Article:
My friend (Nicole) and I before the movie started and chaos ensued.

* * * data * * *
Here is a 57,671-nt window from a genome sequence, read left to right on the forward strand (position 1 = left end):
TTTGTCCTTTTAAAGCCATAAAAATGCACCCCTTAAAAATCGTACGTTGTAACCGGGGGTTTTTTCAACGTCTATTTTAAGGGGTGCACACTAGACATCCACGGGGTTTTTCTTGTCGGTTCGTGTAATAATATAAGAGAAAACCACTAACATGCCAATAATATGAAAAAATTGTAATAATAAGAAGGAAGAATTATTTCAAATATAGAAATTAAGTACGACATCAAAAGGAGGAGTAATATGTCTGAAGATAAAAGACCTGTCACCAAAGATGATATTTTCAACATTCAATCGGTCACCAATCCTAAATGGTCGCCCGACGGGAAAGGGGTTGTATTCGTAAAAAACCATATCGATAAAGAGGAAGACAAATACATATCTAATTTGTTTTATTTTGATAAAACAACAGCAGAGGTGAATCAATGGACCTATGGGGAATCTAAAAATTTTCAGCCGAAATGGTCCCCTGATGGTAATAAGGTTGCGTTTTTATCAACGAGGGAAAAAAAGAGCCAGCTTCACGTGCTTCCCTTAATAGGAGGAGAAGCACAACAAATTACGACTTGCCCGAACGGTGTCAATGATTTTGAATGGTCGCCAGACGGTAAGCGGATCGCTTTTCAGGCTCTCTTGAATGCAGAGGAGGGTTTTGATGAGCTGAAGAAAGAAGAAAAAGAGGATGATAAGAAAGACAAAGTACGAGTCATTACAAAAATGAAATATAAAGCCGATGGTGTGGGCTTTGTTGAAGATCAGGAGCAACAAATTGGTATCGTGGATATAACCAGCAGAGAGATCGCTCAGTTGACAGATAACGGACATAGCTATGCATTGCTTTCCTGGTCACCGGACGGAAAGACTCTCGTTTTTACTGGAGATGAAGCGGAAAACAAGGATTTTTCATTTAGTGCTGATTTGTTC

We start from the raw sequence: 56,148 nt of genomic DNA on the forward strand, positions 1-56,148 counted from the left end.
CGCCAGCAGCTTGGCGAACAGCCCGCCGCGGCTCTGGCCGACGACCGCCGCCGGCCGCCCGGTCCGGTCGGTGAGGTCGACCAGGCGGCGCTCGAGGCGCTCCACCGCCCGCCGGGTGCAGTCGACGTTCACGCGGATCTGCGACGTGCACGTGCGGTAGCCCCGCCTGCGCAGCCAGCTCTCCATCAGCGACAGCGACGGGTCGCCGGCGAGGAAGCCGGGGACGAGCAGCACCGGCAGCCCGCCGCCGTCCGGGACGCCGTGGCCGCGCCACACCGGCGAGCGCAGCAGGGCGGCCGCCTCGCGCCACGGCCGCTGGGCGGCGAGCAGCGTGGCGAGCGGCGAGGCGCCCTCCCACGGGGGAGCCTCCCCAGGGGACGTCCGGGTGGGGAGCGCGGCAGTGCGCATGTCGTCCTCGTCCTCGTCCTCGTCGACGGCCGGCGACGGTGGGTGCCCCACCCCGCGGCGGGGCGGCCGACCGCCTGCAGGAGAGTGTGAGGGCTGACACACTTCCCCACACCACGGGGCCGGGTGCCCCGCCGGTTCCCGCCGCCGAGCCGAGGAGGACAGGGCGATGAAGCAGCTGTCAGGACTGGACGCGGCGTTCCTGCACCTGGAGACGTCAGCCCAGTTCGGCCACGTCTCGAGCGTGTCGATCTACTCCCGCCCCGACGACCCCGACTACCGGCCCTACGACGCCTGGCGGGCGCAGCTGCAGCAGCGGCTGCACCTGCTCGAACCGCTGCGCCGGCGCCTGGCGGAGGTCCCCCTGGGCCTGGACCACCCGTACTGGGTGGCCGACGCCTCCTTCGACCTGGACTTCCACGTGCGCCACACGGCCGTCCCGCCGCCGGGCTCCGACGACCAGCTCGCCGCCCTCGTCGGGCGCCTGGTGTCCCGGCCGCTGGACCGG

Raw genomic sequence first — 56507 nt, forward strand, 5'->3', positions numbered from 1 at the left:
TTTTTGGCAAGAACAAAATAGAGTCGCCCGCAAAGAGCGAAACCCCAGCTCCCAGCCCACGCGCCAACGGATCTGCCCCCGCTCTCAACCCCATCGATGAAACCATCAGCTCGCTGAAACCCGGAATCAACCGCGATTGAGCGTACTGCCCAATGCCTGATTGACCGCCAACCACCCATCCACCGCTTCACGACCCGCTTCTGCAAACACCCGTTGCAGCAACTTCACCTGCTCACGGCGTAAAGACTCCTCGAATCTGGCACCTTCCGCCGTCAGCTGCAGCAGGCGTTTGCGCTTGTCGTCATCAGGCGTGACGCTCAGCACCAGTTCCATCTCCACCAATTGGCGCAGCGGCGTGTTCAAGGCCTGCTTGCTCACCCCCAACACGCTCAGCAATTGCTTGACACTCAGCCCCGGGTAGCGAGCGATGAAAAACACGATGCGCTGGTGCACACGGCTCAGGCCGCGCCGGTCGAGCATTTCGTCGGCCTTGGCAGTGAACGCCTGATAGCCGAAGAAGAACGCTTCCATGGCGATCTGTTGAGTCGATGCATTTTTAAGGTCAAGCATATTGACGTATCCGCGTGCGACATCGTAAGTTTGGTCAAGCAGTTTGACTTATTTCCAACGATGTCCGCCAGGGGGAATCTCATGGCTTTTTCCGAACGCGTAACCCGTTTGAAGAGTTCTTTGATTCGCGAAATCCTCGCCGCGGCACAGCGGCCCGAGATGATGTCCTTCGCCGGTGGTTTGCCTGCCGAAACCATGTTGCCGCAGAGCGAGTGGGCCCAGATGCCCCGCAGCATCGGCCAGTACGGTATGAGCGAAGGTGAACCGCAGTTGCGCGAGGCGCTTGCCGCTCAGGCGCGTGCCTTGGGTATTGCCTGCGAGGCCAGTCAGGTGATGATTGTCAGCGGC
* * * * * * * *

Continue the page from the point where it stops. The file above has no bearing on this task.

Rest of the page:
This is the first in a series of posts from Whitties studying on Whitman’s Crossroads: China program this summer. This post is written by Karsten, and I’m gonna tell a story about getting lost and discovering China’s hospitality. Earlier today, I was with three other first-year Chinese language students also on the Crossroads program. We were trying to find an apartment that had a kitchen for us to cook in. However, the conundrum was: individually we knew little Chinese and we didn’t have a great idea of where we were going. The solution: going out of our comfort zone and using our Chinese to ask for help! We had made it all the way from our hotel, to the other side of Yunnan University’s campus, across a couple of roads, into a gated apartment block, and up some staircases, when we realized that we had no idea where we were. I mean, the whole time we really had no idea where we were, but this was when it got real; when we actually felt lost. There was this feeling of confusion mixed with fear that shrouded my body, making it harder to think. Luckily, right as this peak moment occurred, two women walked down the staircase. With first eye contact, one student engaged in dialogue and it was clear that the two women only spoke Chinese and no English. However, we were really lost and needed any help we could find. Together, we were able to piece together how to ask for help and showed the two women the address of the apartment. The women helped us instantly, and without question. One recognized right away that we were at the wrong building and ran to the bottom of the stairs and down the road to find the correct building. While the other stayed with us and tried to find the address via Apple Maps. We were working together to speak to the women and our tool-house of Chinese grew four fold. The woman came back and spoke to the other woman and they led us down the stairs we were on and showed us the apartment where we were trying to go. The four of us thanked the women profusely and they both did a little bow and said something we didn’t understand but I’m assuming it was along the lines of “you’re welcome.” After they left, we all just looked at each other and agreed that that level of hospitality would be rare to find in the States. We also didn’t expect that sort of hospitality in China, but we were ever grateful for it. However, our professor wasn’t surprised by our story at all. For the few days that we’ve been here, there has been a constant theme of kindness and helpfulness as we’ve tried to figure out our way around China which has been aiding me immensely in learning 中文 (Chinese).